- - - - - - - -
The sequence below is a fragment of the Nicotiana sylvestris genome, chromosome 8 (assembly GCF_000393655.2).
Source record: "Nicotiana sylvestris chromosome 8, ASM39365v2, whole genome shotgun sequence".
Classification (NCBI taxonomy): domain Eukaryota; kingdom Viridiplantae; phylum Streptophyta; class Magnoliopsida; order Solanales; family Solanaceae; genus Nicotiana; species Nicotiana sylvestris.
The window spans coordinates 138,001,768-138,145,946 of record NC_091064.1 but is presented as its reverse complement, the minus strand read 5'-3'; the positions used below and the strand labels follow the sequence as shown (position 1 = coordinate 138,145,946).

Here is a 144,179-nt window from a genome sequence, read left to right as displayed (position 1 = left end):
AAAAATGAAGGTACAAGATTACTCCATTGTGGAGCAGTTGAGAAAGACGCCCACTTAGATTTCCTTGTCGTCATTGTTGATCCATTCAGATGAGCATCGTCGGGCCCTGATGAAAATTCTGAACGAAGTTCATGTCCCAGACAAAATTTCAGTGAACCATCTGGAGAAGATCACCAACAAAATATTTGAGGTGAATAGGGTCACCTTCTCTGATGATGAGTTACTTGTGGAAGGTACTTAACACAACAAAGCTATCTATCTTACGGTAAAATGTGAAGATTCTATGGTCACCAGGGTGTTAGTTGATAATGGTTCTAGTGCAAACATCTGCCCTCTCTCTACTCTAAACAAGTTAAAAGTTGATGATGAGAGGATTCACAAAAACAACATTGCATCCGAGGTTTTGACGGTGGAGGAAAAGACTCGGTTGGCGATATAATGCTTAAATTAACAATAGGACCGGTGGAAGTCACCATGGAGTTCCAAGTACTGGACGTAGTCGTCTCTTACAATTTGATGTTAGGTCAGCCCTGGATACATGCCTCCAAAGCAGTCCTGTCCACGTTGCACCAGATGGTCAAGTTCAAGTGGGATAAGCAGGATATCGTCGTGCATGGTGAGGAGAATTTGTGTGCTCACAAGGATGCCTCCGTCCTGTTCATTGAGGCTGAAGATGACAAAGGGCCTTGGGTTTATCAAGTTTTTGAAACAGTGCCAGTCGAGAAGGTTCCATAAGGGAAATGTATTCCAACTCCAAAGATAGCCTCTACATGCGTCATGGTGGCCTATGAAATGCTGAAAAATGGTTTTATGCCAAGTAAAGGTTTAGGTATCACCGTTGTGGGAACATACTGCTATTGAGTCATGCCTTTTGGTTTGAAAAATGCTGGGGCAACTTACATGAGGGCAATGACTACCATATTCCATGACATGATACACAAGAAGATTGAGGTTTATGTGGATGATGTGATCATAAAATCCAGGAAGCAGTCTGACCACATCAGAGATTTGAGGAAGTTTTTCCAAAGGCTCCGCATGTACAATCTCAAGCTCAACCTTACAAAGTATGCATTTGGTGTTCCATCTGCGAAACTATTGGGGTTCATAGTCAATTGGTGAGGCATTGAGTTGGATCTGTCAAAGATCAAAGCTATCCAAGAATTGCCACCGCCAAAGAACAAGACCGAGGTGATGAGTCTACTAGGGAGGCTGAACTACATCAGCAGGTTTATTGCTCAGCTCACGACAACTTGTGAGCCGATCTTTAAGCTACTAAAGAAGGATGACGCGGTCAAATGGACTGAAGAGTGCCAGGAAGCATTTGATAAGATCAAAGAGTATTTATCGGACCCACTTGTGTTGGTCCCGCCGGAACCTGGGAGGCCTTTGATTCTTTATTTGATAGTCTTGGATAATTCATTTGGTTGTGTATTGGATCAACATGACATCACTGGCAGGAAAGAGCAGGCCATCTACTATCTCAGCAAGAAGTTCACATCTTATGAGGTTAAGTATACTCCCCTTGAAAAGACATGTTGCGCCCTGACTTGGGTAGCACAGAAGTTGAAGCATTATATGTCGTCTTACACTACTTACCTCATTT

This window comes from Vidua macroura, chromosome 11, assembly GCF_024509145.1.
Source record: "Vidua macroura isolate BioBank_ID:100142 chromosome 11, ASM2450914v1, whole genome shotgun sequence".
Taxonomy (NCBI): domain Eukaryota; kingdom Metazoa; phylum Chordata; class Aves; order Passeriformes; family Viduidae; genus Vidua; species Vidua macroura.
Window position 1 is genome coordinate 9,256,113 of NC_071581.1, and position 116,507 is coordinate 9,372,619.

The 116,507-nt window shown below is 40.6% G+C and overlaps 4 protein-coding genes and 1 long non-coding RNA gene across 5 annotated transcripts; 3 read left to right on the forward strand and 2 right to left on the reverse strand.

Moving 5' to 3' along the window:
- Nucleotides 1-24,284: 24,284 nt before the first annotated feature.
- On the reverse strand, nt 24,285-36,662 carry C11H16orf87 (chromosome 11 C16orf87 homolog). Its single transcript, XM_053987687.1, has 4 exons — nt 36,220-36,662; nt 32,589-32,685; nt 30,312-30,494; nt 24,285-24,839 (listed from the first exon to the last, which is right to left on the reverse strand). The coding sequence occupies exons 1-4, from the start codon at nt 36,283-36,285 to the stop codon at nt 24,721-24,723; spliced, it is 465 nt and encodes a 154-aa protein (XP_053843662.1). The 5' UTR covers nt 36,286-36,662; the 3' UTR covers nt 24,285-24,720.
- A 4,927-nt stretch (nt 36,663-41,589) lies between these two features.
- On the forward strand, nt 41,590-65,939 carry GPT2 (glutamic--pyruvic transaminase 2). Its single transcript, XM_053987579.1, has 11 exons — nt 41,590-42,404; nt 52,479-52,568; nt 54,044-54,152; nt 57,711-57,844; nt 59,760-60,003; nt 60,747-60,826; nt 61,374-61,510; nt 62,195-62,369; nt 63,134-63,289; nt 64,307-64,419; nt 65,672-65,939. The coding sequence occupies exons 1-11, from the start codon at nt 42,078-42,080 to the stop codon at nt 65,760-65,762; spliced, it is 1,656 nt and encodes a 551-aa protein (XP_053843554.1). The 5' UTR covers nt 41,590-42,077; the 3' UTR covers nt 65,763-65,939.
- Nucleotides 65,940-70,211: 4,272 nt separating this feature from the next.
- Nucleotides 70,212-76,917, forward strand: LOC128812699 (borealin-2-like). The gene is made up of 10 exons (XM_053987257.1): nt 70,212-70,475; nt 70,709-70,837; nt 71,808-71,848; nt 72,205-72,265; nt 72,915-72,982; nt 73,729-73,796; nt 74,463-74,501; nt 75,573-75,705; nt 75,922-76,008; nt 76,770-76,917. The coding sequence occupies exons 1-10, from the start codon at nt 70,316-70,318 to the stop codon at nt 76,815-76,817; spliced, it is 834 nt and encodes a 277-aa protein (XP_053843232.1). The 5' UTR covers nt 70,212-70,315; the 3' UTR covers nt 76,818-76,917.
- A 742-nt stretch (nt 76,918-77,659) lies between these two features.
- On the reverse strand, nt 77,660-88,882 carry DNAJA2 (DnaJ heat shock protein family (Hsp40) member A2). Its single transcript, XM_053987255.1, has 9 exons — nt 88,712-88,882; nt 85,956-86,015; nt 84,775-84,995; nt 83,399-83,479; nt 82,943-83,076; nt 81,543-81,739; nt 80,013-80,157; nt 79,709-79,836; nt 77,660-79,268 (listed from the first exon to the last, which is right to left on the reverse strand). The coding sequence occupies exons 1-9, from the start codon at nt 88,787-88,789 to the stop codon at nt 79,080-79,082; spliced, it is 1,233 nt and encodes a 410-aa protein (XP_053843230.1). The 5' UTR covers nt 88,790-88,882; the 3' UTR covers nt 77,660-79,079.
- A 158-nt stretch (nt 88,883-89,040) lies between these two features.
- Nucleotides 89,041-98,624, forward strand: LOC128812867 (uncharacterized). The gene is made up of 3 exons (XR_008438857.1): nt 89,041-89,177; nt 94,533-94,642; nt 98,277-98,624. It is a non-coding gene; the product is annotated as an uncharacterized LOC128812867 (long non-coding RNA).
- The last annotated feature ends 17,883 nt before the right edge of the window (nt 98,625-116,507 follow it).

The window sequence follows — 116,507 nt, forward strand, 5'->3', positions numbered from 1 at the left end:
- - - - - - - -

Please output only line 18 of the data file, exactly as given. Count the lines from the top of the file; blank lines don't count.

- Nucleotides 70,212-76,917, forward strand: LOC128812699 (borealin-2-like). The gene is made up of 10 exons (XM_053987257.1): nt 70,212-70,475; nt 70,709-70,837; nt 71,808-71,848; nt 72,205-72,265; nt 72,915-72,982; nt 73,729-73,796; nt 74,463-74,501; nt 75,573-75,705; nt 75,922-76,008; nt 76,770-76,917. The coding sequence occupies exons 1-10, from the start codon at nt 70,316-70,318 to the stop codon at nt 76,815-76,817; spliced, it is 834 nt and encodes a 277-aa protein (XP_053843232.1). The 5' UTR covers nt 70,212-70,315; the 3' UTR covers nt 76,818-76,917.